The Gay Christmas Equivalent of the Peanuts Movie
Perhaps my love for “Gay Christmas” should have been an early clue about my queerness. I love a good Christmas movie, but Halloween just isn’t Halloween without Rocky Horror Picture Show.
There are lots of reasons why the film would never be okay if it were made today–there are definitely some blurred lines about consent, there’s the whole “transvestite” bit and plenty of other things that fly in the face of how we now handle gender and gender roles, ableism, queerness and more. But nearly fifty years ago? This was phenomenal, groundbreaking stuff!
And a tremendous flop at the box office.
It’s Easy to Forget How Far Ahead of its Time Rocky Horror Was
In 1975, when the movie was released, homosexuality was still illegal in many places. People often thought of it as a mental illness, even though the APA had removed it from the DSM in 1973. And Rocky Horror challenged people. It was about hedonism and letting your freak flag fly. It was made for weirdos and outsiders. Told us “Don’t worry. You’re not alone. You’ll find others like you.” Reminded us that when we did find that crew, that we could stop hiding ourselves and be real. “Give yourself over to absolute pleasure,” the movie instructed us.
No wonder I fell in love with it as a scared, closeted teenager.
My First Gay Christmas and my First Rocky Horror
I lost my virginity (the Rocky Horror kind…) in New York City when I was sixteen. Rosalyn (my very first girlfriend) had invited me to join her and some friends to go see the movie. At sixteen, and very closeted, I longed for any opportunity to let my guard down, and eagerly accepted the invitation. I didn’t quite know what I was getting into–.
I knew about the audience call and response, and I knew about the costumes and props, but no one had prepared me for having a big red “V” scrawled in lipstick on my forehead or being dragged up in front of the audience and having a balloon shoved between my thighs which I had to try and pop. The “deflowering” ended with the audience shouting “You are no longer a fucking virgin” at us. I embraced every moment of the performance, though. It was a fantastic opportunity to goof around and be silly without consequences. No one from school would see me. And Rosalyn’s friends knew what this was all about.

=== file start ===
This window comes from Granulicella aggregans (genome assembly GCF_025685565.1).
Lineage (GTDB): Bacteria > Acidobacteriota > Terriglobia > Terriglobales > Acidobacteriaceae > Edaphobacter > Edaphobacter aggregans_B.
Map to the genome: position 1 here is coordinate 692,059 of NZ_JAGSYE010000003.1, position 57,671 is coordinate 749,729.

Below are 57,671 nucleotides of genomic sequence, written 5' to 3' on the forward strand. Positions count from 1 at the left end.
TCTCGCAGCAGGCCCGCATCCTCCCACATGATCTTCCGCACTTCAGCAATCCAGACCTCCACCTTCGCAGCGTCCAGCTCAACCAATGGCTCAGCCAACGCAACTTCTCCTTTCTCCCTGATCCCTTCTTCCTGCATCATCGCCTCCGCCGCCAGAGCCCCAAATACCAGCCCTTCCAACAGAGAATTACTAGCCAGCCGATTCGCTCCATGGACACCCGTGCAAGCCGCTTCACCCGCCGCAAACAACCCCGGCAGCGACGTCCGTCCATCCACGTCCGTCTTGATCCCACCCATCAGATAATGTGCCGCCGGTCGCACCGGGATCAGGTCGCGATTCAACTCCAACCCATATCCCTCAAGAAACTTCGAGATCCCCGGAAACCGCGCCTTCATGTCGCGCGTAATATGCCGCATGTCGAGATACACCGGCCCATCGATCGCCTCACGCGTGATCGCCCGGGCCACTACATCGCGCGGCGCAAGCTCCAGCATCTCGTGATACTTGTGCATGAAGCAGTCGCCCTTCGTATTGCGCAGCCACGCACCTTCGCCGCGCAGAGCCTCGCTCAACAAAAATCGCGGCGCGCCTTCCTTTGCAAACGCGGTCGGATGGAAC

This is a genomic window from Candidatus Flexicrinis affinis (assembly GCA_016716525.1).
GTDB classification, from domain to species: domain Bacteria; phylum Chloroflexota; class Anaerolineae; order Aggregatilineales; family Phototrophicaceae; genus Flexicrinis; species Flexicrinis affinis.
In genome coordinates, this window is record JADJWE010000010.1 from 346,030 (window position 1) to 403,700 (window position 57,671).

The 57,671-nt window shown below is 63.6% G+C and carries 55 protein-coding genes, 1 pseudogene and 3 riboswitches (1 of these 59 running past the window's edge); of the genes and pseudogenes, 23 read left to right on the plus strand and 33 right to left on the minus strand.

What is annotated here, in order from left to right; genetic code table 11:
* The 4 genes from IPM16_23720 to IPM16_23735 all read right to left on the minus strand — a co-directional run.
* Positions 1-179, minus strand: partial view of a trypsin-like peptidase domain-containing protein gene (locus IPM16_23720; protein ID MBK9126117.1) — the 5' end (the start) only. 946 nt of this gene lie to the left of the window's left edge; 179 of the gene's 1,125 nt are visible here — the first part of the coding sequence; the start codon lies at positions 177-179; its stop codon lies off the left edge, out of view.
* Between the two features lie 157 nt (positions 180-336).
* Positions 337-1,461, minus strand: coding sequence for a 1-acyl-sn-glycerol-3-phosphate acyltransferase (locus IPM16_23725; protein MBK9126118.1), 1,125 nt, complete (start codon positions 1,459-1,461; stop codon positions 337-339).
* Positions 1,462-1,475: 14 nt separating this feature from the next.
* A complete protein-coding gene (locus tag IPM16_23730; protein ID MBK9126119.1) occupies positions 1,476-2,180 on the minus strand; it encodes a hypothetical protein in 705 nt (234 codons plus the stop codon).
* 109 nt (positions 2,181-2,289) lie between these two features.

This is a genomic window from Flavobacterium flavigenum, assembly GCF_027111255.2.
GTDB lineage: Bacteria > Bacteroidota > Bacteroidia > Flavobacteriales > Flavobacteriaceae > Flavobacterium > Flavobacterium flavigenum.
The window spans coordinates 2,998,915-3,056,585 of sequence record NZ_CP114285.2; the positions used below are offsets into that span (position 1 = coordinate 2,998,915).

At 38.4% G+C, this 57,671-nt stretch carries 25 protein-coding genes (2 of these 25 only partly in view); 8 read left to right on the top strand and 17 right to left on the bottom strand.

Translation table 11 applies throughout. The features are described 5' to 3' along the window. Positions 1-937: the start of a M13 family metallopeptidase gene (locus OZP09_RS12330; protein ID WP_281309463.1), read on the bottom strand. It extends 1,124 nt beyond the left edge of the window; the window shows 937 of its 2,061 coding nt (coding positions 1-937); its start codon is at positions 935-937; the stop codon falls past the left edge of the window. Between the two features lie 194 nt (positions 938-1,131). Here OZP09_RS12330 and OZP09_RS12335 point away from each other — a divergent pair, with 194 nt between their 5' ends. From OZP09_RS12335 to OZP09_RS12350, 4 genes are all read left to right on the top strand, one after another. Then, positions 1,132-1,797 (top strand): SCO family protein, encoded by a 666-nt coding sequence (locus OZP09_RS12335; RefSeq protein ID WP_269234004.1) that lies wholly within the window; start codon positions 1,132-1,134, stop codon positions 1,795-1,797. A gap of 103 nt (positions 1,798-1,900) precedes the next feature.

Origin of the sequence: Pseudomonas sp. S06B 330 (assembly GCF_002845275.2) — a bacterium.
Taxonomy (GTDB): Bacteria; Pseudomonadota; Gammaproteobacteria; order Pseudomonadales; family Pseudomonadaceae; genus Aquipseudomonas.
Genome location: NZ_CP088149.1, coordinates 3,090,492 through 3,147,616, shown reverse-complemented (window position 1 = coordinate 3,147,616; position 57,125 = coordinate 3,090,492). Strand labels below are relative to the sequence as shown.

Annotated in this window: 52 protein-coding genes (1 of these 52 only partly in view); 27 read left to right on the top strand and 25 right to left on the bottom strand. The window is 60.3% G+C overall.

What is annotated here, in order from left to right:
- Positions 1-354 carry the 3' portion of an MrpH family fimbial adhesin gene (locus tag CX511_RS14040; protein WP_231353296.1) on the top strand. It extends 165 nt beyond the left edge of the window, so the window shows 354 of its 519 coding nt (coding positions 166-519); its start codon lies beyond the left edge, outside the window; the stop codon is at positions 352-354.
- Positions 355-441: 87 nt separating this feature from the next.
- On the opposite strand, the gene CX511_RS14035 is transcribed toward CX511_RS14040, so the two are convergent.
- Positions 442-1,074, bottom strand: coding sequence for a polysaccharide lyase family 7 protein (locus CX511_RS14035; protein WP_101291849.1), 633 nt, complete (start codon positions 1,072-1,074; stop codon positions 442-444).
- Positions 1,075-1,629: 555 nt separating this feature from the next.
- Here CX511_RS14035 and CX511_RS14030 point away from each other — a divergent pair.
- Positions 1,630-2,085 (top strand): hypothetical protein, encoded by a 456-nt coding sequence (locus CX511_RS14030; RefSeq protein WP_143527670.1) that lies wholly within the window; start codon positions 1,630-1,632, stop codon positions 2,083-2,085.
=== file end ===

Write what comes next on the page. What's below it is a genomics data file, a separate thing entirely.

I made my way down from the stage, took my seat next to Rosalyn and took in the spectacle of Brad and Janet discovering themselves. I huddled under newspaper. Threw rice. And held Rosalyn’s hand whenever I could. I was completely taken in. I wanted more… more… more.
A Chance to Stage a Rocky Horror Production
A few years later, I was in college and I saw a flier advertising a casting call for performers to bring the show to our campus. I knew I had to check it out. I mustered up the courage to audition, not expecting to get cast, but looking forward to working on the technical side of the production.
As I waited to be called, I chatted with the woman sitting next to me, M. We bonded instantly over our shared love for the show along with similar taste in movies and music, a love of late-night Chinese food and Ben and Jerry’s, and a strong preference for Diet Coke that led us to the fringes of campus to buy it instead of the Diet Pepsi that was readily available in campus buildings. She was beautiful–just the kind of woman I was attracted to. And heartbreakingly straight. She would also become one of my best friends.
I stumbled through the dance audition in my usual clumsy fashion but eagerly played all of the audition games that the director engaged us in. It was his way of seeing how we worked with the others who were auditioning. A nice change from the usual vocal auditions and prepared monologues.
Making Fateful Friendships… But Still in the Closet